by Paul Strome
Disputes between indigenous and non-indigenous interests over renewable resources and user conflicts have regrettably been part of the Canadian national fabric for centuries. The ongoing dispute between Mi’kmaq and non-Indigenous lobster fishers in southwest Nova Scotia is yet another page in an ongoing saga.
The historical and treaty-based facts underlying the Mi’kmaq lobster fishery dispute have been set out in an earlier post on this website. A very detailed explanation of the historical, economical, capitalistic and political factors at play in the dispute is given by Arthur Bull, current advisor to the World Forum of Fisher Peoples in the November edition of the Halifax Examiner. Many of these will sound familiar to students of renewable resource management. However there is one very important component of the ongoing dispute which has not been singled out for the attention it deserves and which is required for resolution of the dispute.
As with other indigenous peoples across Canada, the Mi’kmaq believe they have an inherent right to access and use natural resources. They believe concurrently that they have a responsibility to use those resources in a sustainable way. The Mi’kmaq way of resource management includes a spiritual element that ties together people, plants, animals, and the environment.
An example of this is the Unama’ki Institute of Natural Resources (UINR) programme of integrating scientific research with Mi’kmaq knowledge acquisition, utilization, and storage is a strength embodied in Etuaptmumk (Two-eyed Seeing). The concept of Etuaptmumk has been articulated and taught at Unama’ki (Cape Breton Island) and around the world for decades by Dr. Albert Marshall and Dr. Murdena Marshall of Eskasoni, Nova Scotia. Indigenous people in Canada have been integrating the best of Indigenous concepts with the best of western technology ever since Europeans arrived. This concept has been formalized by Mi’kmaq elder, Dr. Albert Marshall who has been teaching the concept of “Two-eyed Seeing”. An excellent recent presentation on Etuaptmumk can be viewed on YouTube.
Most non-indigenous commercial fishers do not feel the same way about natural resources as is evidenced by the amount they harvest and their attitude about doing so. They have voiced their opinion over and over again by saying “They are OUR lobster!” or, “They are OUR fish!” with unbridled explicatives and verve. It does not seem to matter what resource is under consideration (fish, lumber, coal, oil, gas, water, gold, iron, etc.) as they do not attach any spiritual beliefs to their actions or rationale. They are primarily concerned with making money and, in encouraging us to support them, they offer up the red herring that business will create yet more jobs. As viewed through Two-eyed seeing, this a very unintelligent way of living on the only planet we have.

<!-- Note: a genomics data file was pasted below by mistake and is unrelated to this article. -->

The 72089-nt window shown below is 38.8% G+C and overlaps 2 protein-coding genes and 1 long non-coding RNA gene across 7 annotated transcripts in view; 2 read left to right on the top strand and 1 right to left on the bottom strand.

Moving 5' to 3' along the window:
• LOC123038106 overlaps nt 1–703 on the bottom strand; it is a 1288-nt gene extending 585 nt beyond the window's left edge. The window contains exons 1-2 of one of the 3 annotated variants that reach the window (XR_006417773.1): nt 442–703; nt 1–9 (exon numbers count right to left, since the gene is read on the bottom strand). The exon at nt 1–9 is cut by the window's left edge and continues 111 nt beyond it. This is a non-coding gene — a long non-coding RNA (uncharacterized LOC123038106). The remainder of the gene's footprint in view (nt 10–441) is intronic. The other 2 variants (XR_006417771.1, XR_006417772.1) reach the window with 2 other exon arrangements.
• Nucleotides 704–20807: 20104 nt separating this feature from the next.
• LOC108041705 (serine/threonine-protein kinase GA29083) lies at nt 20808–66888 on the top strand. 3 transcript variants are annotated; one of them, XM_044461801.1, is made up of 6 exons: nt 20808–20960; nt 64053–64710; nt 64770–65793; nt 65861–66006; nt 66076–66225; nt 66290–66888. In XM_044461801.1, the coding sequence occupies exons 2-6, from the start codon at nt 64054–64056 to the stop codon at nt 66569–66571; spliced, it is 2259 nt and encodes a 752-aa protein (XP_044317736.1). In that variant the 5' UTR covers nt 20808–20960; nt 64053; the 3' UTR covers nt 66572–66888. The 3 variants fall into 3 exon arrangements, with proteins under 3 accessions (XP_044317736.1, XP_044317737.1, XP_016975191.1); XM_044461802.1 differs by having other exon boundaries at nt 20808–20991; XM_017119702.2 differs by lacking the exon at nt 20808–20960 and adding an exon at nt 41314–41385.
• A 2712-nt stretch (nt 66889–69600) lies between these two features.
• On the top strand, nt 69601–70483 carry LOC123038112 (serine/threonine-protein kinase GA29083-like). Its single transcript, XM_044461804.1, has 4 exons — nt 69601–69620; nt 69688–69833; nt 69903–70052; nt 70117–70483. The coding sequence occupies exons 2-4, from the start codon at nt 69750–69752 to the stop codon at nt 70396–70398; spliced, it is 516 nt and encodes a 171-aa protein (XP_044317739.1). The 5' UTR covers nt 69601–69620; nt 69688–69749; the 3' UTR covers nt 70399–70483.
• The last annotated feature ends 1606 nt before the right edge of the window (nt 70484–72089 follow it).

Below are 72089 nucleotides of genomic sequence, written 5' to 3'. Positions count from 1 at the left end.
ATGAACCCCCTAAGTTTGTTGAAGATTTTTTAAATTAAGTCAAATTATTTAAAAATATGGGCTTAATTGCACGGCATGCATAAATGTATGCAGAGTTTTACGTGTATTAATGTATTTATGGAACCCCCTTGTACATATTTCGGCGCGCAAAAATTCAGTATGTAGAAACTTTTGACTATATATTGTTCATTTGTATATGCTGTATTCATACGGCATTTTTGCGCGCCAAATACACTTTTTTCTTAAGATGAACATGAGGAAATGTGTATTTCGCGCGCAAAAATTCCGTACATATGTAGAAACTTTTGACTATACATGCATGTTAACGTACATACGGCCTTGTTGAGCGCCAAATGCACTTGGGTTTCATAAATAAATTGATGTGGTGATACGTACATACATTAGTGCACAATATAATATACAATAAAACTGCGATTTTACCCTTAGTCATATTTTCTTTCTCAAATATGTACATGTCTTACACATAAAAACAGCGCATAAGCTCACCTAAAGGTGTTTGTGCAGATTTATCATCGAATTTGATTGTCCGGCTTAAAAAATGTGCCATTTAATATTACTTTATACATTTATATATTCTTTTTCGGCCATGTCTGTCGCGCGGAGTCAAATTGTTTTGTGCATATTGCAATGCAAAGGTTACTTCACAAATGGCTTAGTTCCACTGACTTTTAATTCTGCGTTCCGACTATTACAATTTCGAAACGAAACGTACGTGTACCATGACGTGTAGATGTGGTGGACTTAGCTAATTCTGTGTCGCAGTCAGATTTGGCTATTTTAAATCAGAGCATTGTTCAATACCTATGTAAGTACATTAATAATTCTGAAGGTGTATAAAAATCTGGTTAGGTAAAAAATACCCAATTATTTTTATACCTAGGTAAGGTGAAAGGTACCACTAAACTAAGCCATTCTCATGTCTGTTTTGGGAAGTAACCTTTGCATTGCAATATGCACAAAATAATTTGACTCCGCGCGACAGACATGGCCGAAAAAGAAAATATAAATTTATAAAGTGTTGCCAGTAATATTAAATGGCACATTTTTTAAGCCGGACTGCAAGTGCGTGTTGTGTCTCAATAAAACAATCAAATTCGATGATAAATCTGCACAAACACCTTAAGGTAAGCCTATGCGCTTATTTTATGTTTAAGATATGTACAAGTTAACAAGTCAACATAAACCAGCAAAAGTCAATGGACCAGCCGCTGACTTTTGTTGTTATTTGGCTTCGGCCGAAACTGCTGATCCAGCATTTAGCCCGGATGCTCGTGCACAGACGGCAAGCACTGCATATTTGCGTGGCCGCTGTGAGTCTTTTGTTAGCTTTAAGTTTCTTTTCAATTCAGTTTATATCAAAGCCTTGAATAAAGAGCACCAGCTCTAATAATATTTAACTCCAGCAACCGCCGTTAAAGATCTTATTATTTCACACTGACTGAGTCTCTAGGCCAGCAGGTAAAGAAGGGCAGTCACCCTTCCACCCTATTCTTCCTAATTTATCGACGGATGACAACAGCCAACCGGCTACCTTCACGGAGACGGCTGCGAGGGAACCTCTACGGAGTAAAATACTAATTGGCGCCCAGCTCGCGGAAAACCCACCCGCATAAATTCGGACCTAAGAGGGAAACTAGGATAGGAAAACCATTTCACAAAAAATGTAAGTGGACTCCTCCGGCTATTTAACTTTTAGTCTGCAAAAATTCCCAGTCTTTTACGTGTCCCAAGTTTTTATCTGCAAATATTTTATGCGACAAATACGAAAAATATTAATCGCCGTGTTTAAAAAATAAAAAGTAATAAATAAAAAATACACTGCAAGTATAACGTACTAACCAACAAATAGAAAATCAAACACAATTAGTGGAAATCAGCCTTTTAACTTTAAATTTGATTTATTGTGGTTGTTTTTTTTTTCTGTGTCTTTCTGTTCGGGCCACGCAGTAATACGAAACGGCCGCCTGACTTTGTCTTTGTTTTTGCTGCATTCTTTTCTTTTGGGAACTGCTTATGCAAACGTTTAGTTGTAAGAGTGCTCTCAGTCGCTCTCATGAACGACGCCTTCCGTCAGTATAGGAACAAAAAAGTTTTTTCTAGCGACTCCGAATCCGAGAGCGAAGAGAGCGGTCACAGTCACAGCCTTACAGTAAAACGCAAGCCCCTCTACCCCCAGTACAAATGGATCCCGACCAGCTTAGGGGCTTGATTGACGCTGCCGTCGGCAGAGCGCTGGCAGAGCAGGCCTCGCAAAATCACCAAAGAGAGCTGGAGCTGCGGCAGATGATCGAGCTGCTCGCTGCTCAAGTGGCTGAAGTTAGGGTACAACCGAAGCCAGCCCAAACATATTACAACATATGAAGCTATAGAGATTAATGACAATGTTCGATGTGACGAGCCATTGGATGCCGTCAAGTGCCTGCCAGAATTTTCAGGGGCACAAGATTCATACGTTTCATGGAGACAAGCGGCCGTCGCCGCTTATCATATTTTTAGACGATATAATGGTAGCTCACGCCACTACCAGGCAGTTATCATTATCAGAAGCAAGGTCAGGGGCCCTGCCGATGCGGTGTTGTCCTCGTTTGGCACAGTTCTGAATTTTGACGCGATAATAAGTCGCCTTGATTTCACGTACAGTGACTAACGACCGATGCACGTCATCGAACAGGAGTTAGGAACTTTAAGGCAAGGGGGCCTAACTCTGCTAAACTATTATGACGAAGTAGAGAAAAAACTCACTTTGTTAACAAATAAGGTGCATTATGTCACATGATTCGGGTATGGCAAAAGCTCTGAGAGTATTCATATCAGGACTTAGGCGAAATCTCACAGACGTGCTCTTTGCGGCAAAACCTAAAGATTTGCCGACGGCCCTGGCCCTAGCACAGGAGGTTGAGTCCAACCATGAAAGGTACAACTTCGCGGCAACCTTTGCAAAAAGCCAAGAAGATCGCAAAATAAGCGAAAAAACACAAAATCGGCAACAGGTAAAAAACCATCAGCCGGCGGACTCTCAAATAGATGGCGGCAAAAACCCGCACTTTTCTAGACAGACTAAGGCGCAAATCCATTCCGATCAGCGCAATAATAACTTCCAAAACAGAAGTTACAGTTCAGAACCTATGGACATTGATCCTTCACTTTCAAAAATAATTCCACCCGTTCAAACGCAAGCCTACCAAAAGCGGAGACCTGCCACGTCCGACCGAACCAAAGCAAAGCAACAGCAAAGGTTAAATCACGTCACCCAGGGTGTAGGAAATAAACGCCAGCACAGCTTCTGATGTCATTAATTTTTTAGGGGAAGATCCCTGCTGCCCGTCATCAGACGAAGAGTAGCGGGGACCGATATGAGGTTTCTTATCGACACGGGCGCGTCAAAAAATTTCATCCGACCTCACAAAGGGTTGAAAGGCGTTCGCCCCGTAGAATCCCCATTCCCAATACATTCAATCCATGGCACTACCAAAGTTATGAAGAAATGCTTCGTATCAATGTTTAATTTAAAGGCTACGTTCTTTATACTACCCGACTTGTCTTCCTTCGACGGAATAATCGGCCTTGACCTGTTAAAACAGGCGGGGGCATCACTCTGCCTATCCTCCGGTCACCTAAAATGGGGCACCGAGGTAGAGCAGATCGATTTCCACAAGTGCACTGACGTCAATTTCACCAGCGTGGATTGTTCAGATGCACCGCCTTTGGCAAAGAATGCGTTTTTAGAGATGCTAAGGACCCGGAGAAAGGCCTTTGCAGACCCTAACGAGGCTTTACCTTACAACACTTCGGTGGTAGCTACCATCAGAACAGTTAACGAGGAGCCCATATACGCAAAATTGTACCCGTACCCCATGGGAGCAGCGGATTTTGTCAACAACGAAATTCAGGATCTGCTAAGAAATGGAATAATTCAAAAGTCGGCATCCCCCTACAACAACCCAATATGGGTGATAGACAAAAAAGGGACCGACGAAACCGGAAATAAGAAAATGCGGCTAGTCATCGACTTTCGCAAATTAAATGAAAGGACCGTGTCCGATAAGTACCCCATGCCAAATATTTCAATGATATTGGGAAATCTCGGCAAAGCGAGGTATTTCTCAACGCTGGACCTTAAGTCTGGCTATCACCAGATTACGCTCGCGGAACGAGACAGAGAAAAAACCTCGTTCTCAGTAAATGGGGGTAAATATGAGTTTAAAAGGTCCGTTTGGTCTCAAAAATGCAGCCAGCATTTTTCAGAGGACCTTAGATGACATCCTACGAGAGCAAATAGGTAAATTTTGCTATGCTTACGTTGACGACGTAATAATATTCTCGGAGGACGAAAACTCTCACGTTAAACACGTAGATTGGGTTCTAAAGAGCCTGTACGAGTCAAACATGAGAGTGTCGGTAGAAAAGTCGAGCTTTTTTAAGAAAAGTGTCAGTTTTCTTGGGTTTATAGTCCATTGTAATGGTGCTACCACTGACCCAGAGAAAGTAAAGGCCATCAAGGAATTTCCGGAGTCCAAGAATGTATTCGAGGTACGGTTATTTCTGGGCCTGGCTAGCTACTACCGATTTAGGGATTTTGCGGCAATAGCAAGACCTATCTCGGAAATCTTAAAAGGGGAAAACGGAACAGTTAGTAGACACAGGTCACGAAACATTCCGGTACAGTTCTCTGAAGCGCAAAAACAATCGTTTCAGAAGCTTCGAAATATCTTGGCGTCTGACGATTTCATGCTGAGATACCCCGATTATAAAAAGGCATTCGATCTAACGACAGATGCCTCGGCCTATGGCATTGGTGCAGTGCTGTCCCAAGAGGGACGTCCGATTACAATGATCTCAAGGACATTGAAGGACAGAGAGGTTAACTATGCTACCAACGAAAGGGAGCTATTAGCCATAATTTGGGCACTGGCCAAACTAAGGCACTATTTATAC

There are many people in our society who do not want to accept the fact that Indigenous people have a special relationship with us because they have negotiated this special relationship through treaties. Treaty rights were/are negotiated on the basis of a nation-to-nation relationship and our highest courts have upheld that principle over and over again. When are the non-indigenous citizens of this country going to accept the fact that indigenous people have a special legal relationship with our federal government and those arrangements have to be honoured? Many citizens believe that the same regulations should apply to everyone equally but that is NOT the case with Indigenous people and the law. Just because some people believe we should all be regulated equally does not mean there is equity. This is the very basis for many ill feelings, confrontations and even riots. Some non-indigenous people do not respect the laws of the land concerning Indigenous people and the treaties.
Any robust understanding of law must include forgiveness, rehabilitation, and self-critical reflection. This, incidentally is how we will all benefit from the process of reconciliation between the imported cultures and the Indigenous ones; reconciliation and a deep respectful understanding of Indigenous traditions will enlarge both our perception of our situation as humans and the scope of our moral imaginations.
We need to articulate an “ethical system” that acknowledges “other than human” needs and interests in weighing our plans for the future. “Doing unto others” need not be limited to human ‘others.’ hence ‘ecological ethics’ is implicit in the concept of the ‘web of life. As elders we should be teaching the Indigenous concepts of environmental sustainability, harmony with others and integrating knowledge and compassion with everything we do. This goes against everything capitalistic, but we know that unchecked capitalism/greed is what will destroy humanity if we allow it. We need to learn how to live on this planet sustainably and in harmony.